Unless you’ve been sleeping under a rock, or just genuinely disinterested in Paleoindian archaeology, you probably know that Dennis Stanford and Bruce Bradley have argued that people may have first entered North America via the North Atlantic.
Understandably, this is a controversial idea.
This week a couple of articles have come out that undermine the validity of the Solutrean Hypothesis.
I would like to first direct everyone to a back and forth between Lohse et al. and Eren et al. in the latest issue of Lithic Technology. Eren et al. call into question one of the cornerstones of the Solutrean Hypothesis, which is the purported similarity between North American Clovis and Western European Solutrean lithic technology. (You can download all three articles plus Julie Morrow’s review of Stanford and Bradley’s book here).
Adding fuel to the fire is an article in Nature on the DNA sequence from the Clovis-age child burial at the Anzick Site in Montana. You can also find summaries here and here. (Nick Herrmann also sent me a link to the press conference here).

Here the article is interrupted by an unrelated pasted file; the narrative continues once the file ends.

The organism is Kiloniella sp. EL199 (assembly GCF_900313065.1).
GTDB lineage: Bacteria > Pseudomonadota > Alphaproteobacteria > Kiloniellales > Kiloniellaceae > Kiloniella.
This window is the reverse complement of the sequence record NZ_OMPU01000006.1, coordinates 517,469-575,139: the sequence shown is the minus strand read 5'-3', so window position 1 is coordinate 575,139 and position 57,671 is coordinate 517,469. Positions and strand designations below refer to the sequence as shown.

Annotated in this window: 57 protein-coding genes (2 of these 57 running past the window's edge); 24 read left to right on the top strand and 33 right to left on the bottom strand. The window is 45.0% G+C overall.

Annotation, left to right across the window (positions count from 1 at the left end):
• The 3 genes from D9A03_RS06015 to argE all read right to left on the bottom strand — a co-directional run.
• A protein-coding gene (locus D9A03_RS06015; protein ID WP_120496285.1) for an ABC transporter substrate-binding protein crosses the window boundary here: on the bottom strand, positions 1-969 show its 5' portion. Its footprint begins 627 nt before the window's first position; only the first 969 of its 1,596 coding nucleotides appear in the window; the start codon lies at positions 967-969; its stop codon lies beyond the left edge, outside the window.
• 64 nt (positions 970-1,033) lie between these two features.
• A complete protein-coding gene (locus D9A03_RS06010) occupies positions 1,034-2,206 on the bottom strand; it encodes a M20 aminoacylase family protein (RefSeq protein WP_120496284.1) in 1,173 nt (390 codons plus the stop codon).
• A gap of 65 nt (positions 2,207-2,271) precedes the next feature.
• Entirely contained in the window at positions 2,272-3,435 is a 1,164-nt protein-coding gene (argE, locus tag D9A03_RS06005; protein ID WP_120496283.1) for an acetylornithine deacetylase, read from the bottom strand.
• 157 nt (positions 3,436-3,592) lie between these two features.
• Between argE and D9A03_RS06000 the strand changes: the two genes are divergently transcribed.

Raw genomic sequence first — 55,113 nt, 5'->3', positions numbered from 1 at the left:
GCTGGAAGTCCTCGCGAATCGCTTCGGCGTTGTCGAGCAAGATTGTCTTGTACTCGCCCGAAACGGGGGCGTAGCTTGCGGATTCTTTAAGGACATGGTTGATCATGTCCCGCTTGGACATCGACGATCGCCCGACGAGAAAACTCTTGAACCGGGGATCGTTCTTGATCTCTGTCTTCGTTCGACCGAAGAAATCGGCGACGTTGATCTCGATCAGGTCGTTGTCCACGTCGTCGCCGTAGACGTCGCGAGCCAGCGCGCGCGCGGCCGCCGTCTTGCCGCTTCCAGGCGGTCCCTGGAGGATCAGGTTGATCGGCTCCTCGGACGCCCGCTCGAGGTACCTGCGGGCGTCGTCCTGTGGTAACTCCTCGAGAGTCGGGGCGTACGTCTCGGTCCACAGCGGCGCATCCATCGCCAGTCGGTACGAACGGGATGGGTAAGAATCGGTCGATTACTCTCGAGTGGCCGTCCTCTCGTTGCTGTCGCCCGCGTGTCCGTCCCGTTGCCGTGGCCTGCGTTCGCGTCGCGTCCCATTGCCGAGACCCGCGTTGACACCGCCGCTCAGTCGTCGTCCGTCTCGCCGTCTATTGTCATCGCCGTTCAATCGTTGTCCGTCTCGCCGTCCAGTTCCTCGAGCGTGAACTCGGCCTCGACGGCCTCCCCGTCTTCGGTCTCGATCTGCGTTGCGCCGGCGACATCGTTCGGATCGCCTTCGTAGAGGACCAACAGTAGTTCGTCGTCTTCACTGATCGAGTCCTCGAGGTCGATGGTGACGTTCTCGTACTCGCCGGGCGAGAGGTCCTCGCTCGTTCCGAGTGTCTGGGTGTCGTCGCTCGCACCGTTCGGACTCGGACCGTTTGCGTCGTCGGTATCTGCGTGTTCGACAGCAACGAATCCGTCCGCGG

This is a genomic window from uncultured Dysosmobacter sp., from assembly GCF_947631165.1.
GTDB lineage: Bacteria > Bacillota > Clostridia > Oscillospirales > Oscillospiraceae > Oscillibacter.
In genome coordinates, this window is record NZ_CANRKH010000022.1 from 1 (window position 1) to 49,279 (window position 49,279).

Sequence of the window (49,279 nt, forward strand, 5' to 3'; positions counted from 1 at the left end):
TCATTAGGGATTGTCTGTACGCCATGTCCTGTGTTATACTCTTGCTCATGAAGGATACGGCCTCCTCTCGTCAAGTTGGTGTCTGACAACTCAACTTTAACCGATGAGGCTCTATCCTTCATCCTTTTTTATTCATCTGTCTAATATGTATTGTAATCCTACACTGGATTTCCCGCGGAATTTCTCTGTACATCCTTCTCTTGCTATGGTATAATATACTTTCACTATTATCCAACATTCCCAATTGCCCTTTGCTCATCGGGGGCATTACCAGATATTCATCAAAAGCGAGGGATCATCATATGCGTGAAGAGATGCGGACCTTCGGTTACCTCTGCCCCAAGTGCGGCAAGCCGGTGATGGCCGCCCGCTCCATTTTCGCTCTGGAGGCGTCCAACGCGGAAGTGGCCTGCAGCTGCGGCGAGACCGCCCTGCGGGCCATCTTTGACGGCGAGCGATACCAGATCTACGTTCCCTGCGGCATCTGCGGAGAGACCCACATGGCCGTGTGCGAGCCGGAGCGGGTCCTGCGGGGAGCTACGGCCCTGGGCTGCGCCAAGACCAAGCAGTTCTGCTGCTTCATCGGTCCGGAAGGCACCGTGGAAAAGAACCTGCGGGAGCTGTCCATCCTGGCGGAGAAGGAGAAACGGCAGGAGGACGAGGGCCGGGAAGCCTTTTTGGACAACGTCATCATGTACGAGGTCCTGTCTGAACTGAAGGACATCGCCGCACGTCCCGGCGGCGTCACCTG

To quote our illustrious Vice President Joe Biden…
…for two reasons.
First, they just dealt mortal blows to the Solutrean Hypothesis. It makes me wonder at what point do we consider an academic debate to be over? Am I jumping the gun here, or can we stop talking about European Paleoindians?
Second, this has HUGE ramifications for NAGPRA, because it connects the proverbial dots between Paleoindians and living Native American groups. Will it open the flood gates for more repatriation claims (particularly Kennewick Man)? Will it prompt interest in more DNA studies on human remains and modern populations in the Americas? I can see both scenarios happening.
Regardless of how you feel about the questions I’ve posed above, I think it’s clear that we should all be interested in a little boy who was buried in Montana at the end of the Ice Age.